As I have been writing my book manuscript on the practice of conversation, I have been reading quite a bit on social trinitarianism, the theology rooted in the conviction that the three persons of the Trinity exist in an eternal conversation with one another. (I recognize that this perspective is not without critique, but it is a helpful way of imagining the Trinity when one wants to make a case for the importance of human conversation!)
Here is a short, annotated reading guide to the books I have been reading.
*** What other books should I be considering?
[ Contemporary Trinitarian Theology ] [ Jurgen Moltmann ]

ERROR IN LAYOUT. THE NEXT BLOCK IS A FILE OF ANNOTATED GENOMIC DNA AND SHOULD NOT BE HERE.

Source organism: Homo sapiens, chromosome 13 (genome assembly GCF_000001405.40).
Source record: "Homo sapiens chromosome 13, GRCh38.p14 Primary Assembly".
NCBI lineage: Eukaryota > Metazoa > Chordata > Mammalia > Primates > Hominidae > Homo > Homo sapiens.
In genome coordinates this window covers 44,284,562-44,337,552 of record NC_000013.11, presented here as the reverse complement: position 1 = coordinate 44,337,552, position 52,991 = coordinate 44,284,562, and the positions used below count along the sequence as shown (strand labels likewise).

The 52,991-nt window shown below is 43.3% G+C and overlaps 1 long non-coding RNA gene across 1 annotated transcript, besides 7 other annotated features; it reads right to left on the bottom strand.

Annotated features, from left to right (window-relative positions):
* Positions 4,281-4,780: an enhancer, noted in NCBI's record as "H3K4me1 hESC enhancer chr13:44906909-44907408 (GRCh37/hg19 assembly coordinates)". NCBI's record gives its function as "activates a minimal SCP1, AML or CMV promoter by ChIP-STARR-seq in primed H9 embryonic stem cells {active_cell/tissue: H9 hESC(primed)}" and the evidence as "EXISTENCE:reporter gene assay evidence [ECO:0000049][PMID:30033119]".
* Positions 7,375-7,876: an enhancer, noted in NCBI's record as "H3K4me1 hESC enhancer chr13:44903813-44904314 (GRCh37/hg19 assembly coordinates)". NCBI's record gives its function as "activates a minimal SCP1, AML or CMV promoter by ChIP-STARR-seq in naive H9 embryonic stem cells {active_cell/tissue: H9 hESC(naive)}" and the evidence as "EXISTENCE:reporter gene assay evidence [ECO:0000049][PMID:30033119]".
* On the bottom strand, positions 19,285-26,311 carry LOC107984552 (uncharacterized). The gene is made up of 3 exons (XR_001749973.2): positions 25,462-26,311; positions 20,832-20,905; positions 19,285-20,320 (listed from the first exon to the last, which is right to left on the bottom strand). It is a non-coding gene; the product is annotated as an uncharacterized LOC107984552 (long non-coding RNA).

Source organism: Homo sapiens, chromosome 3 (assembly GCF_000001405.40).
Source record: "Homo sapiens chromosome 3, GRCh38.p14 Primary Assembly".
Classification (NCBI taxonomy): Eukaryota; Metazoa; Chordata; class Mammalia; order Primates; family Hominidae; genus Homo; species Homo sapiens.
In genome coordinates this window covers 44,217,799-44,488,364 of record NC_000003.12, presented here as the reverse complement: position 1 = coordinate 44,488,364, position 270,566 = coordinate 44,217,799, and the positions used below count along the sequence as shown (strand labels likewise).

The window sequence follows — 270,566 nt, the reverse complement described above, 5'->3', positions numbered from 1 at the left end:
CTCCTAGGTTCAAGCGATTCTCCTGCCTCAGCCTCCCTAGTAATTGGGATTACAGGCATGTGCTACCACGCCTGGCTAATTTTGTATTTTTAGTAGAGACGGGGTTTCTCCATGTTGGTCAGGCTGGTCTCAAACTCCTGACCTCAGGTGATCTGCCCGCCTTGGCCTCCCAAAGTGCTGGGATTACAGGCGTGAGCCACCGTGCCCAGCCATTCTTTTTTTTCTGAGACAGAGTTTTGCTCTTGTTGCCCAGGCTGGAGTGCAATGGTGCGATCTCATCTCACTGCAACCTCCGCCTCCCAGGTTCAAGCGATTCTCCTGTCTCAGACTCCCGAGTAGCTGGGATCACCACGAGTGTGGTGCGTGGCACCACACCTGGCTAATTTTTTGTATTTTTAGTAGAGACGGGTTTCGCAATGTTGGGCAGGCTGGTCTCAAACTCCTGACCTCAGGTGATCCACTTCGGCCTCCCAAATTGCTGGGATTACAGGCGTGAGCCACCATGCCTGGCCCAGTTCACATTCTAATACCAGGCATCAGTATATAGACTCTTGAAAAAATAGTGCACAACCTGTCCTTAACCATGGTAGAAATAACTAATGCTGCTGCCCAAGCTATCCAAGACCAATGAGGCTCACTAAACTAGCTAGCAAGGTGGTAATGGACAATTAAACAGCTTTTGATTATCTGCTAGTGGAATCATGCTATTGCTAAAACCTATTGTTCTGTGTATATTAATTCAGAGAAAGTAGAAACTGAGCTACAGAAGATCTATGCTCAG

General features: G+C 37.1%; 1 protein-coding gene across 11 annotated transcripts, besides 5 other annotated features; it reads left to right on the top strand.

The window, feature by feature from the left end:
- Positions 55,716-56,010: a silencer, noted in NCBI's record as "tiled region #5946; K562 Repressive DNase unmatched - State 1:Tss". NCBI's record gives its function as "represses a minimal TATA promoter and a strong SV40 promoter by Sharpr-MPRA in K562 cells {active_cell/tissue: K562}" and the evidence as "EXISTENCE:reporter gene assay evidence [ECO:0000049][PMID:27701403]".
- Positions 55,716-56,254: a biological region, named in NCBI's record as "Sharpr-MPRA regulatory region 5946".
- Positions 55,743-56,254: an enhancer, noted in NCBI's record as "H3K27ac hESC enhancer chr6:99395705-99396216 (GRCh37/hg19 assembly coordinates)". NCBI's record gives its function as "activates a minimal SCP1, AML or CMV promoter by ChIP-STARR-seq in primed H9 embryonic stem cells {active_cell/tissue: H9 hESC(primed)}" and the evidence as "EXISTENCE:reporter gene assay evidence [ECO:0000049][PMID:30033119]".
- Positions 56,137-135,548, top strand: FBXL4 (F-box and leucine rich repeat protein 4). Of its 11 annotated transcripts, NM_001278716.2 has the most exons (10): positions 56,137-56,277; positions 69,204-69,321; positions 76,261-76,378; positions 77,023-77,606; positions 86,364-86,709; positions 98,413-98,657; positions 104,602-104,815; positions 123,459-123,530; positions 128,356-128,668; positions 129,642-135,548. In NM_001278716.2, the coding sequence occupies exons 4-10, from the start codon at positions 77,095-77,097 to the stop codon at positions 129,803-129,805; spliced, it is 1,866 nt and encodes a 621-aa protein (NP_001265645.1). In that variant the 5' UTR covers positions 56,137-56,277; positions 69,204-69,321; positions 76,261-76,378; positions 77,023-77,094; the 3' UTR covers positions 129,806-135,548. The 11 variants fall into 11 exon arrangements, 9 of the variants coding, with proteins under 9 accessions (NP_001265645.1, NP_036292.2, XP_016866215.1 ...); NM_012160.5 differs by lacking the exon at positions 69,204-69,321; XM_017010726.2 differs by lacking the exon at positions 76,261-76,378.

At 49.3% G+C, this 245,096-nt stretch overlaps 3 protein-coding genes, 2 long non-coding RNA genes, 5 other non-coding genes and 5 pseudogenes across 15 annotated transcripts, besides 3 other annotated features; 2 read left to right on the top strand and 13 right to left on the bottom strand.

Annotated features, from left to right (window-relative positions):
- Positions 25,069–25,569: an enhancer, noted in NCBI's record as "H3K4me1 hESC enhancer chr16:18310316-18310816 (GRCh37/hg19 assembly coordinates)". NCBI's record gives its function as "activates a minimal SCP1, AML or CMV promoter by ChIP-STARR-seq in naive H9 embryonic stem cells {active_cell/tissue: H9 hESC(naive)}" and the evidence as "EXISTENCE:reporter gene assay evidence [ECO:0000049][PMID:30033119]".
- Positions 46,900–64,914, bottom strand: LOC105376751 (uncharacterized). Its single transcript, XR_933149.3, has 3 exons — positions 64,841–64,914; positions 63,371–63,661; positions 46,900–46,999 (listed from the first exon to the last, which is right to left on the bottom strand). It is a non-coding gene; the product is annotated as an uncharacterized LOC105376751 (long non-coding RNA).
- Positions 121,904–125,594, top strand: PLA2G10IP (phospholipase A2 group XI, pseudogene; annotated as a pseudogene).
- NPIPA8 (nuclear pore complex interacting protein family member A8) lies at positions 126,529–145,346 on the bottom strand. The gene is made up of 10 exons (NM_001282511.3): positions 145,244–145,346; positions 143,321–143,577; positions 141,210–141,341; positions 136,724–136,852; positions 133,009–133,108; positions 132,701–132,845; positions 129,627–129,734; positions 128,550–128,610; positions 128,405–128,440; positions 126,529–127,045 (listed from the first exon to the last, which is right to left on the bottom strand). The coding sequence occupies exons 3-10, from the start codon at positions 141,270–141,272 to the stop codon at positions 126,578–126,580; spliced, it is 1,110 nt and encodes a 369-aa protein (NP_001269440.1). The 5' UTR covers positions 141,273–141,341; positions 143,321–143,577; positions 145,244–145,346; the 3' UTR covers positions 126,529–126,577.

[ Other Social Trinitarians ] [ Critical Engagements ]
PAGE 1: Contemporary Trinitarian Theology
To understand the contemporary perspectives on the Trinity, I read Michael Rea’s essay on “The Trinity” in
[easyazon_link identifier=”0199596530″ locale=”US” tag=”douloschristo-20″]Oxford Handbook of Philosophical Theology[/easyazon_link]
READ the essay online here. (PDF)
Although Rea does a helpful job in overviewing trinitarian theology, this essay can get pretty dense with his use of philosophical logic, and feels at times like the mystery of the Trinity is being reduced to logical statements about the Trinity.[easyazon_image align=”center” height=”500″ identifier=”0199596530″ locale=”US” src=”https://englewoodreview.org/wp-content/uploads/2017/01/41dOGHk8KGL.jpg” tag=”douloschristo-20″ width=”343″]
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